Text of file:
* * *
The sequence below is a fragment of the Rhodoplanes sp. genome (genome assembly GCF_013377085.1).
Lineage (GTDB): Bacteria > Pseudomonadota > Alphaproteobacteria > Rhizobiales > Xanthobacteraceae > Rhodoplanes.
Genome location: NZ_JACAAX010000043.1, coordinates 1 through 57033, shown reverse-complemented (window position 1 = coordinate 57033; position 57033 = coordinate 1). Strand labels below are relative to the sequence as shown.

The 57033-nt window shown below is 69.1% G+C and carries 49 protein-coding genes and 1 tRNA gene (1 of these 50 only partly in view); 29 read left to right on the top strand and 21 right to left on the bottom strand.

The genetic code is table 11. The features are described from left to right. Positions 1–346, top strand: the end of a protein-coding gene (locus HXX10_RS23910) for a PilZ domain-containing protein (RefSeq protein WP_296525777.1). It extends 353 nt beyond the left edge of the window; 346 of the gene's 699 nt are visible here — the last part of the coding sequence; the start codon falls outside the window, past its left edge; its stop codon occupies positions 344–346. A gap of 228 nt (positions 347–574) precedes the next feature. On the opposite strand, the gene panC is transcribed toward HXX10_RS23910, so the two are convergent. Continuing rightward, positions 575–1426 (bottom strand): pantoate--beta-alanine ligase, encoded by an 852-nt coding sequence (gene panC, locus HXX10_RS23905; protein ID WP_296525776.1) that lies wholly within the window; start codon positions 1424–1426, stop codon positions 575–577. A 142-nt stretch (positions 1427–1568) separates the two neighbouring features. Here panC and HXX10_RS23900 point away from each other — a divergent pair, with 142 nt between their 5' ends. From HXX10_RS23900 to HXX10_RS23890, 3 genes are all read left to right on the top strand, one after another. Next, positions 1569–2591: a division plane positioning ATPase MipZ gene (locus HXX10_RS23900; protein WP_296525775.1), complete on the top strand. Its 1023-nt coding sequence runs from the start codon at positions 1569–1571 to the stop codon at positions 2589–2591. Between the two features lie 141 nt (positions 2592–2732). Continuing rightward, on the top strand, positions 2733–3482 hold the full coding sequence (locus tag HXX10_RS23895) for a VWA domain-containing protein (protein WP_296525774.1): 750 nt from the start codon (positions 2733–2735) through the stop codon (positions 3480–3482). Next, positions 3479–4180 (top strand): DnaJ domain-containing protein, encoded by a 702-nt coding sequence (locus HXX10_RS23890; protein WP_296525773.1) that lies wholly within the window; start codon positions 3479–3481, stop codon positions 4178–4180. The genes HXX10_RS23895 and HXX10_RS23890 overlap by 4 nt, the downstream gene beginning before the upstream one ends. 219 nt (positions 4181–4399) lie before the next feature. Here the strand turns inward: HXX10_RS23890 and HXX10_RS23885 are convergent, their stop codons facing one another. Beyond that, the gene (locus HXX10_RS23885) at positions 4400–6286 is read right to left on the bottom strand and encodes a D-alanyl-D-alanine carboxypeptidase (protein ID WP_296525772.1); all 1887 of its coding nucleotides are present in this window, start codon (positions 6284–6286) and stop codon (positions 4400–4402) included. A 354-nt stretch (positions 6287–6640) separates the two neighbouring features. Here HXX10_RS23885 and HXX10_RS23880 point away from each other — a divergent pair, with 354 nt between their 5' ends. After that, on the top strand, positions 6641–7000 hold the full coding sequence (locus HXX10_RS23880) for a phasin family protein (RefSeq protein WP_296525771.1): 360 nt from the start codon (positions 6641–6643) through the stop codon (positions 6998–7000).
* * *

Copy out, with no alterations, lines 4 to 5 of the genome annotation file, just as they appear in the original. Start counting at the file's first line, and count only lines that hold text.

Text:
The 57033-nt window shown below is 69.1% G+C and carries 49 protein-coding genes and 1 tRNA gene (1 of these 50 only partly in view); 29 read left to right on the top strand and 21 right to left on the bottom strand.

The genetic code is table 11. The features are described from left to right. Positions 1–346, top strand: the end of a protein-coding gene (locus HXX10_RS23910) for a PilZ domain-containing protein (RefSeq protein WP_296525777.1). It extends 353 nt beyond the left edge of the window; 346 of the gene's 699 nt are visible here — the last part of the coding sequence; the start codon falls outside the window, past its left edge; its stop codon occupies positions 344–346. A gap of 228 nt (positions 347–574) precedes the next feature. On the opposite strand, the gene panC is transcribed toward HXX10_RS23910, so the two are convergent. Continuing rightward, positions 575–1426 (bottom strand): pantoate--beta-alanine ligase, encoded by an 852-nt coding sequence (gene panC, locus HXX10_RS23905; protein ID WP_296525776.1) that lies wholly within the window; start codon positions 1424–1426, stop codon positions 575–577. A 142-nt stretch (positions 1427–1568) separates the two neighbouring features. Here panC and HXX10_RS23900 point away from each other — a divergent pair, with 142 nt between their 5' ends. From HXX10_RS23900 to HXX10_RS23890, 3 genes are all read left to right on the top strand, one after another. Next, positions 1569–2591: a division plane positioning ATPase MipZ gene (locus HXX10_RS23900; protein WP_296525775.1), complete on the top strand. Its 1023-nt coding sequence runs from the start codon at positions 1569–1571 to the stop codon at positions 2589–2591. Between the two features lie 141 nt (positions 2592–2732). Continuing rightward, on the top strand, positions 2733–3482 hold the full coding sequence (locus tag HXX10_RS23895) for a VWA domain-containing protein (protein WP_296525774.1): 750 nt from the start codon (positions 2733–2735) through the stop codon (positions 3480–3482). Next, positions 3479–4180 (top strand): DnaJ domain-containing protein, encoded by a 702-nt coding sequence (locus HXX10_RS23890; protein WP_296525773.1) that lies wholly within the window; start codon positions 3479–3481, stop codon positions 4178–4180. The genes HXX10_RS23895 and HXX10_RS23890 overlap by 4 nt, the downstream gene beginning before the upstream one ends. 219 nt (positions 4181–4399) lie before the next feature. Here the strand turns inward: HXX10_RS23890 and HXX10_RS23885 are convergent, their stop codons facing one another. Beyond that, the gene (locus HXX10_RS23885) at positions 4400–6286 is read right to left on the bottom strand and encodes a D-alanyl-D-alanine carboxypeptidase (protein ID WP_296525772.1); all 1887 of its coding nucleotides are present in this window, start codon (positions 6284–6286) and stop codon (positions 4400–4402) included. A 354-nt stretch (positions 6287–6640) separates the two neighbouring features. Here HXX10_RS23885 and HXX10_RS23880 point away from each other — a divergent pair, with 354 nt between their 5' ends. After that, on the top strand, positions 6641–7000 hold the full coding sequence (locus HXX10_RS23880) for a phasin family protein (RefSeq protein WP_296525771.1): 360 nt from the start codon (positions 6641–6643) through the stop codon (positions 6998–7000).